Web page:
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Do Angels Have Wings?

Of course, angels have wings! But wait. Not so fast.
By GEORGE BOOKER
Read Time: 4 minutes

Look at the pictures in a child’s book of Bible stories. Ponder a few old masterpieces. Or check out the top of your neighbor’s Christmas tree. Every time an angel is depicted, you will find… wings.

Of course, angels have wings!

No, not so fast.

Consider some of the real Bible stories involving angels. First of all, in the Old Testament: Genesis 19: This chapter begins with two angels arriving at Sodom. Lot, who lives in the city, greets them at the gate, and invites them to stay in his house for the night. (This kind of hospitality was practiced in the Middle East in Lot’s day, and in some parts it is still practiced today.)

Notice, however, that Lot does not recognize the visitors as angels. Instead, he refers to them as “men” (v. 9)—as does the narrator (v. 10). It is only later (v. 11), when Lot recognizes that his visitors have supernatural powers, that he treats them as angels, messengers from the LORD God.

Judges 6: The narrator informs us that an angel of the LORD appeared to Gideon, with a message: “The LORD is with you” (v. 12). However, Gideon is skeptical about the validity of this message, pointing out that the LORD seems to have neglected Israel, and abandoned them to their oppressors (vv. 12,13).

wings could scarcely have been hidden

It is only when the “man” performs miracles that Gideon recognizes him as an angel of the LORD (vv. 21,22). Again, there is no evidence of this angel having wings.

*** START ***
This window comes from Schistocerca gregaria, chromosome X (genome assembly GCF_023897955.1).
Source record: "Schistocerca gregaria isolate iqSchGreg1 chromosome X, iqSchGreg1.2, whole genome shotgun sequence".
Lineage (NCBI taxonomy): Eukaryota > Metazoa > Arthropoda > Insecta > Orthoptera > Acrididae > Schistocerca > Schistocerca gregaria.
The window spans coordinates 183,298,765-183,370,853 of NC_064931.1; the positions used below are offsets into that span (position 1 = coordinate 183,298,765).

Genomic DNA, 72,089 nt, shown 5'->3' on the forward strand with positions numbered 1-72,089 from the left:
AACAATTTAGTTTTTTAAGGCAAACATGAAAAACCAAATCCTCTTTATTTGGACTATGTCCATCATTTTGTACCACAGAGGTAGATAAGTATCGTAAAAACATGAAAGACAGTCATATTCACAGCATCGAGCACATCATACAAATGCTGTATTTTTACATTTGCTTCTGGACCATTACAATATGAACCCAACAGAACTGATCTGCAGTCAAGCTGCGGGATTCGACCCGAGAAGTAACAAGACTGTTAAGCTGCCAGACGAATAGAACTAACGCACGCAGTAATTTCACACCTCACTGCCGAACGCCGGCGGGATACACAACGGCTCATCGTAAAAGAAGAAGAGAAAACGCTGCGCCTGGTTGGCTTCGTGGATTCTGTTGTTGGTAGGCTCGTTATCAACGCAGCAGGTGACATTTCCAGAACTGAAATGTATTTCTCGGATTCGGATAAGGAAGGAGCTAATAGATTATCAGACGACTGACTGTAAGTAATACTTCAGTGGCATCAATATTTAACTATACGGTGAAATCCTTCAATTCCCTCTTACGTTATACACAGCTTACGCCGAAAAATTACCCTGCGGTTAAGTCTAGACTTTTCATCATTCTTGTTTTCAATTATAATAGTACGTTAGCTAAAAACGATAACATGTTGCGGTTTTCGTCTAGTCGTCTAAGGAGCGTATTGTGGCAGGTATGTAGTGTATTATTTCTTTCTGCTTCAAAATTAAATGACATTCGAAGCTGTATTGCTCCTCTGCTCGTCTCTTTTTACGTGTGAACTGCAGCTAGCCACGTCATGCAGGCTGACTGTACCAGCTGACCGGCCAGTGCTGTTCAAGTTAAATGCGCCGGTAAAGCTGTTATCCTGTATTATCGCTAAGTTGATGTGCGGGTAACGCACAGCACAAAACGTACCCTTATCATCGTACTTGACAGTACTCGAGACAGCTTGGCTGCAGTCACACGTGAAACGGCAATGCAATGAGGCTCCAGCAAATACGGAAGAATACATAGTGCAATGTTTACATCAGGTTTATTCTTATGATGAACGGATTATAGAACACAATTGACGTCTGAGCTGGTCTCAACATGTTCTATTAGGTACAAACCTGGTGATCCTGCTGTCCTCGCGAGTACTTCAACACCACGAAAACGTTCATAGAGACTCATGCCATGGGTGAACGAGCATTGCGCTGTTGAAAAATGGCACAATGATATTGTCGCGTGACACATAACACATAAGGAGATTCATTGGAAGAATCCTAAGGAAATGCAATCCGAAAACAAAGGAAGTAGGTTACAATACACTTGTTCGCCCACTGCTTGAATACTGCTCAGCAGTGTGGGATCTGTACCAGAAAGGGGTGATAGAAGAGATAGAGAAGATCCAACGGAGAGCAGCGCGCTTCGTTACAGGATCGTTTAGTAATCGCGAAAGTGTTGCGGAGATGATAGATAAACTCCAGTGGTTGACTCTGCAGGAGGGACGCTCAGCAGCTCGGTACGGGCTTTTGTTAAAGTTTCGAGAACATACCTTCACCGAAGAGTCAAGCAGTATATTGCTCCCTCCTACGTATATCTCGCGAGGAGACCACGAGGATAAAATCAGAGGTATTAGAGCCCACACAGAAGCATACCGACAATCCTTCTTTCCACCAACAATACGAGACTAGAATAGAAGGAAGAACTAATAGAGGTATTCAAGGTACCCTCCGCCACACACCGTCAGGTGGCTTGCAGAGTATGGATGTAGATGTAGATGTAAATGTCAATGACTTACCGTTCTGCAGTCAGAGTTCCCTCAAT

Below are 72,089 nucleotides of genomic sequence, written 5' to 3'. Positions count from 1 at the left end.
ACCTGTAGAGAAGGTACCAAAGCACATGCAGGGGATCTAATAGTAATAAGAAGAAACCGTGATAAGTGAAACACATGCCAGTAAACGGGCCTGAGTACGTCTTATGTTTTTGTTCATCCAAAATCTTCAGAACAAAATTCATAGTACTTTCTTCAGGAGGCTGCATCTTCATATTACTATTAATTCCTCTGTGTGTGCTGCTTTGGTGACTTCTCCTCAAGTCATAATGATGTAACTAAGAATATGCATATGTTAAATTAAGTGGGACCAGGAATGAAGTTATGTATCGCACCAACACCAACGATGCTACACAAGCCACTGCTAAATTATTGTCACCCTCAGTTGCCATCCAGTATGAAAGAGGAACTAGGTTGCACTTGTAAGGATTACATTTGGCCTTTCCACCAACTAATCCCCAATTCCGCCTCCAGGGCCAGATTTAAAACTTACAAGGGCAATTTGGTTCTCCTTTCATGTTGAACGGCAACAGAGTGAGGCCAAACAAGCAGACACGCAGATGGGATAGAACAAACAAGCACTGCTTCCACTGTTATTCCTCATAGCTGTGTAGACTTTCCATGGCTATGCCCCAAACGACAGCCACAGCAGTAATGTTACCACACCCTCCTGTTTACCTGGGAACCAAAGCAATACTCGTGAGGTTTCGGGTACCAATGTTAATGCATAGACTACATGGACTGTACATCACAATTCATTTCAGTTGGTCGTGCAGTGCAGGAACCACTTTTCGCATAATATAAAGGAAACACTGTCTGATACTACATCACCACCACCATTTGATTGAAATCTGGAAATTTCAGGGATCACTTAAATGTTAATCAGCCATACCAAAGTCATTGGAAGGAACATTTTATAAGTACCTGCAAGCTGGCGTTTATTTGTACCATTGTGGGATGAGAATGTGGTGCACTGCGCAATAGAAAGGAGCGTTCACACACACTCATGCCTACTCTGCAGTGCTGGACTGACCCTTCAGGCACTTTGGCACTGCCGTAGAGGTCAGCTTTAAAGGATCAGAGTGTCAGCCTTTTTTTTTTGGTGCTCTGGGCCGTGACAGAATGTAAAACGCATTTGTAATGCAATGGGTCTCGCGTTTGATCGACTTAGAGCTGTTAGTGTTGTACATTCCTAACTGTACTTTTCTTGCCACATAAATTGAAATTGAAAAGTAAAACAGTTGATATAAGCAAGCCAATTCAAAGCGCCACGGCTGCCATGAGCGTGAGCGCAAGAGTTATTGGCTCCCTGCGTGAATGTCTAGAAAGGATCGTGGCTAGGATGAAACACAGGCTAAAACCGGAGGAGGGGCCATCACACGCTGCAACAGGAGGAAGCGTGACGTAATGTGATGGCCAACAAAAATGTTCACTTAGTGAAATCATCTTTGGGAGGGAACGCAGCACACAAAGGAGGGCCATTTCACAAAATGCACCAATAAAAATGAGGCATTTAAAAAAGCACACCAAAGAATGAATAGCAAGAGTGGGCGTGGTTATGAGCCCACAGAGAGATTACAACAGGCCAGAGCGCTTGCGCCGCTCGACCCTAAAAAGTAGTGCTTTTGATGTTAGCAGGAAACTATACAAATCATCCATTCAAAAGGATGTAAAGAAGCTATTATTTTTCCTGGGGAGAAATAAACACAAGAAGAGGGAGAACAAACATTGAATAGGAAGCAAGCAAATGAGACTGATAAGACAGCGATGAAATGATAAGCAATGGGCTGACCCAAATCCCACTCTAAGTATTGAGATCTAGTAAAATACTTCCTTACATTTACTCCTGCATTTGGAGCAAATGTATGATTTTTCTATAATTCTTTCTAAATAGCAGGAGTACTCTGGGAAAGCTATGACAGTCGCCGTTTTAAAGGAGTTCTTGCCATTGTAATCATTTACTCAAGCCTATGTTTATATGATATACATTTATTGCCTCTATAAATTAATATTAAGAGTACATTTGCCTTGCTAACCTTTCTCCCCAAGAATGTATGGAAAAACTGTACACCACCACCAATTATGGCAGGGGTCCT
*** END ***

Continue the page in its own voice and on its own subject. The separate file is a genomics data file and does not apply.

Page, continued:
The New Testament presents similar situations: Luke 24: After Jesus is raised from the dead, the women who go to the tomb on Sunday morning (Luke 23:55,56) find the great tombstone rolled away from the entrance. They also find “two men in dazzling apparel” (Luke 24:4, NET), and because of their clothing and appearance they understand them to be angels. In this scene, there is no indication of “wings.”

Like Jesus himself on the Mount of Transfiguration (Matt 17:2; Mark 9:2) with some of his disciples, it is the divine light which surrounds these men which gives them away. Hebrews 13:2:

“Do not forget to entertain strangers, for by so doing some people have entertained angels without knowing it.” (NIV).

Here, the writer implies that there was no physical indication that these strangers were angels. Since wings could scarcely have been hidden, it would have been impossible for anyone to entertain angels without knowing that they were angels.

ON THE OTHER HAND…

There is no Bible passage which directly connects an angel with wings. However, there are numerous references, in the Old Testament especially, which refer to cherubim having “wings”—notably in descriptions of the tabernacle and temple, and especially in portions of Ezekiel.